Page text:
Saturday, 17 May 2008 15:06

Massachusetts Right to Repair Advocates Rally in Support

Nearly 100 men and women who work in the automotive aftermarket industry, including professional technicians from repair shops from around Massachusetts, converged on the Statehouse Tuesday, May 13th to call for passage of the Massachusetts Motor Vehicle Owners Right to Repair Act (HB 296). Despite persistent claims by automobile manufacturers that repairers are getting the information they need, the repairers told their legislators they continue to be shut out on critical information despite the small fortune they are now paying for tools, software and diagnostic information.

The lock-out problem is particularly acute on late model vehicles that are beyond the warranty but new enough that they are indecipherable without the correct codes and precise scanning tools.


HR 296, introduced by Rep. Vincent Pedone, D-Worcester, and state Senator Mark Montigny, D-Dartmouth, requires that car companies provide independent shops with access to the same information and tools that they provide their new car dealer franchises. The bill provides protections for car company "trade secrets" and would ensure that independent aftermarket service providers compete on an equal footing with the their new car dealer competition.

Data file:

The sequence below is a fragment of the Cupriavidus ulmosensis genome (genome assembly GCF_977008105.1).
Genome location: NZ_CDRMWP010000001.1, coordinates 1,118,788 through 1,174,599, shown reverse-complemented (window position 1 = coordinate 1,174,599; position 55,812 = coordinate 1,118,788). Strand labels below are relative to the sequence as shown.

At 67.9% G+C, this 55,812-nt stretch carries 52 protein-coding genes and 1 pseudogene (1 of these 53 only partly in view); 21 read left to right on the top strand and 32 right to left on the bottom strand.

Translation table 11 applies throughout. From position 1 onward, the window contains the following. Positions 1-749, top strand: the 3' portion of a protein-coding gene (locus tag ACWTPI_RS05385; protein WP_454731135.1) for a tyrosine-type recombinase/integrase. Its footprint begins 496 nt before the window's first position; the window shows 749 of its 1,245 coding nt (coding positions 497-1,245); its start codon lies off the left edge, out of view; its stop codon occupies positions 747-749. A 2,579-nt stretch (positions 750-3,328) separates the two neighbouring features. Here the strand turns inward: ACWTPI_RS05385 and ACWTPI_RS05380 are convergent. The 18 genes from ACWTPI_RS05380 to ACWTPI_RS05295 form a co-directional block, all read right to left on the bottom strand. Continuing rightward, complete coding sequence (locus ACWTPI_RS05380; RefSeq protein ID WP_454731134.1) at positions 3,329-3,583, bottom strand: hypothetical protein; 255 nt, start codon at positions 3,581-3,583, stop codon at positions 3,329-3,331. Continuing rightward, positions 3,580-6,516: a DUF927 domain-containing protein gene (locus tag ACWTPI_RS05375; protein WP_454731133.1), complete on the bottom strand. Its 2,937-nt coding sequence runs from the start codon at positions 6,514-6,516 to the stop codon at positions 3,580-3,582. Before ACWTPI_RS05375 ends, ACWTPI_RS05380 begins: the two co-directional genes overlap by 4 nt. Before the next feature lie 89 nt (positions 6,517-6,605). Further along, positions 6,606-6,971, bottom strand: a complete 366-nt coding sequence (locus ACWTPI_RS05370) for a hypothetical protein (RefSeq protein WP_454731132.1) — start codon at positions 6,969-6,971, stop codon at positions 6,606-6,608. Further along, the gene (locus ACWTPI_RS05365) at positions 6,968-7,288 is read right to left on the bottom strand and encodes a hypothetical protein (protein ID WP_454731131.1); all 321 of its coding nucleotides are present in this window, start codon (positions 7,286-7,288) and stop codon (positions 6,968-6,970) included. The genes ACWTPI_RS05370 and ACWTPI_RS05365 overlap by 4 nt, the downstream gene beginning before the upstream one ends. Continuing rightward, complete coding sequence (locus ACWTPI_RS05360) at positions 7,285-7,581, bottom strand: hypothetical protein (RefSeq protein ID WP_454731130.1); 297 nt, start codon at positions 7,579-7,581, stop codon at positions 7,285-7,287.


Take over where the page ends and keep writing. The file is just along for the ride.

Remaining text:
"The manufacturers keep telling people there is no problem, yet 100
hardworking individuals left their businesses and stores for most of the
day because the problem is persistent and growing," said Stan Morin, the
general manager for New England Tire in Massachusetts and the national
Treasurer for the Alliance of Automotive Service Providers (AASP) which is
pushing for passage of the bill in Massachusetts. "People prefer their
neighborhood mechanics to the dealer mechanics, but our members are getting
pushed out of their garages by these major car manufacturers because they
can't compete on a level-playing field."

The rally was held at a critical time since HB 296 is scheduled to be
reported out of the Committee on Consumer Protection and Professional
Licensure next week. However, the rally is only the beginning. Car
companies and their new car dealer franchises are working hard to defeat
the legislation.

Faced with the growing frustration and anger among independent repair
shops about the lack of access they have to repair information, the
Automotive Service Association last week launched a public campaign in an
effort to convince legislators that they are making a good faith effort to
make repair information easily accessible. That effort was met with
skepticism and even widespread disinterest at three meetings in
Massachusetts with independent repairers who said afterward they learned
little more than they already knew and found the manufacturers' claims of
transparency and easy access to information to be disingenuous.

"Now is the time for independent repairers and consumers to write and
call their legislators to urge passage of House Bill 296," said Morin. For
additional information on the Massachusetts right to repair act go to

About Right to Repair:

The Right to Repair Act would require car companies to make the same
service information and tools capabilities available to independent repair
shops that they provide their to their franchised dealer networks. The
legislation further provides car companies with strong protections for
their trade secrets unless that information is provided to the franchised
new car dealers. For more information about the Right to Repair Act, visit

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